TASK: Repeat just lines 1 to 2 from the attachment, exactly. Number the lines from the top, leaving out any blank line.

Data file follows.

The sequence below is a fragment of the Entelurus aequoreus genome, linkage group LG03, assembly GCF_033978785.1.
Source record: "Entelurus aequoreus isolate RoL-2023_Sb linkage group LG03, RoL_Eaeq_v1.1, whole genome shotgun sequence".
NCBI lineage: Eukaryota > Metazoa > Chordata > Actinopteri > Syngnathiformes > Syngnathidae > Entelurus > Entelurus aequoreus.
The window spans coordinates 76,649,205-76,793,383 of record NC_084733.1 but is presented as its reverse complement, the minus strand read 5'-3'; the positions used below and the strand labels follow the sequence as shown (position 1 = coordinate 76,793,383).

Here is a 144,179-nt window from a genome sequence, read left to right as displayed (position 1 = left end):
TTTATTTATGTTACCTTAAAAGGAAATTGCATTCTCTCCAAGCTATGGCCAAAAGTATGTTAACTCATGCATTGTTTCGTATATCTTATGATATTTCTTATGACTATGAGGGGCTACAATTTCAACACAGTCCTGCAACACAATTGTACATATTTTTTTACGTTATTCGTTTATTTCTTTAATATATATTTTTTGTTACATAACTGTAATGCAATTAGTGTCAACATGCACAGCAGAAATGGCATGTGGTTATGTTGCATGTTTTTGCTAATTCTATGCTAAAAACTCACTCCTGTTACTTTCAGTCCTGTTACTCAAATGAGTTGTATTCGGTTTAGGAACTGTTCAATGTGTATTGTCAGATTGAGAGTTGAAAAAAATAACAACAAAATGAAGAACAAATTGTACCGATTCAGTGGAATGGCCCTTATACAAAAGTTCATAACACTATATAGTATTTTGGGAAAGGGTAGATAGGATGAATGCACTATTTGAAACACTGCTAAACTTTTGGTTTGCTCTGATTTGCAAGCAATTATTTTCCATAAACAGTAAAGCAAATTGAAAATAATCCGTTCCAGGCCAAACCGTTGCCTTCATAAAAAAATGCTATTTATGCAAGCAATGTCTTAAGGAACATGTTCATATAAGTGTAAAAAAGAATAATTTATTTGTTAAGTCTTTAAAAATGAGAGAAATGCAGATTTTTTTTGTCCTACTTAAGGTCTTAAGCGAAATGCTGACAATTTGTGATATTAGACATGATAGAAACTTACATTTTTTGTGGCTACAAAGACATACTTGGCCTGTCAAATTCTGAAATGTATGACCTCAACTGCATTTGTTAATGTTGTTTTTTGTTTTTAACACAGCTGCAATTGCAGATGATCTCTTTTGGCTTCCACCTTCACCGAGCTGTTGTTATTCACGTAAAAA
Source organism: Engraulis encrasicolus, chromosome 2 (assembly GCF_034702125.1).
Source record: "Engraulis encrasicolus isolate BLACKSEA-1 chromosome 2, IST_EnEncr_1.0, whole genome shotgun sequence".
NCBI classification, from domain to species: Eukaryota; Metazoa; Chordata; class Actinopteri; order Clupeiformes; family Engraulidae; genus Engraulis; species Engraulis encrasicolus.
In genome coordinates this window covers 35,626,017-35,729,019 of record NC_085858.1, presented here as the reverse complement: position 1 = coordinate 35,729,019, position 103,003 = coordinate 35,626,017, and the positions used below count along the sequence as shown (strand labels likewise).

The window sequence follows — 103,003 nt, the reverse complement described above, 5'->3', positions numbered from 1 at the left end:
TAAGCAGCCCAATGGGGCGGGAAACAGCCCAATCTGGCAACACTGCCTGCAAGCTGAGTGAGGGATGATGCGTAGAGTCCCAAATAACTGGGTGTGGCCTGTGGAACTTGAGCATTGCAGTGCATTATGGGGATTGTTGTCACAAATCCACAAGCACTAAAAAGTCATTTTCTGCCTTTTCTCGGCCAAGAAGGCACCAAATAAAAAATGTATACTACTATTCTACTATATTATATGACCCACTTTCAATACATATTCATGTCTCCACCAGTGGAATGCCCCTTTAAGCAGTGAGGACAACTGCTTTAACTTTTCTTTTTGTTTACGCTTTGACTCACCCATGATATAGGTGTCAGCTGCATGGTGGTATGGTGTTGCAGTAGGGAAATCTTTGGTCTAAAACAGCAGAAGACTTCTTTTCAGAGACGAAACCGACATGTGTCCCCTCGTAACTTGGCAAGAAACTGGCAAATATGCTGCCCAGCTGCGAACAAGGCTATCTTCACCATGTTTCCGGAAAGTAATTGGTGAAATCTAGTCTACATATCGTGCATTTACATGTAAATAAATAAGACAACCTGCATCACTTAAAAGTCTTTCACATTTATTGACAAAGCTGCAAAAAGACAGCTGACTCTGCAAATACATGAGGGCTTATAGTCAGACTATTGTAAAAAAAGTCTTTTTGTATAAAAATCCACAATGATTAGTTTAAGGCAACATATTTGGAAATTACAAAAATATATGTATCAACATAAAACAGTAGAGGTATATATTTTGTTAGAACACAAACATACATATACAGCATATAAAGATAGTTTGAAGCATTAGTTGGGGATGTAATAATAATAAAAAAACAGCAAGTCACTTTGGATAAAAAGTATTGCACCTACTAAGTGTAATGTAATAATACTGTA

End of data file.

The sequence below is a fragment of the Entelurus aequoreus genome, linkage group LG03, assembly GCF_033978785.1.
Source record: "Entelurus aequoreus isolate RoL-2023_Sb linkage group LG03, RoL_Eaeq_v1.1, whole genome shotgun sequence".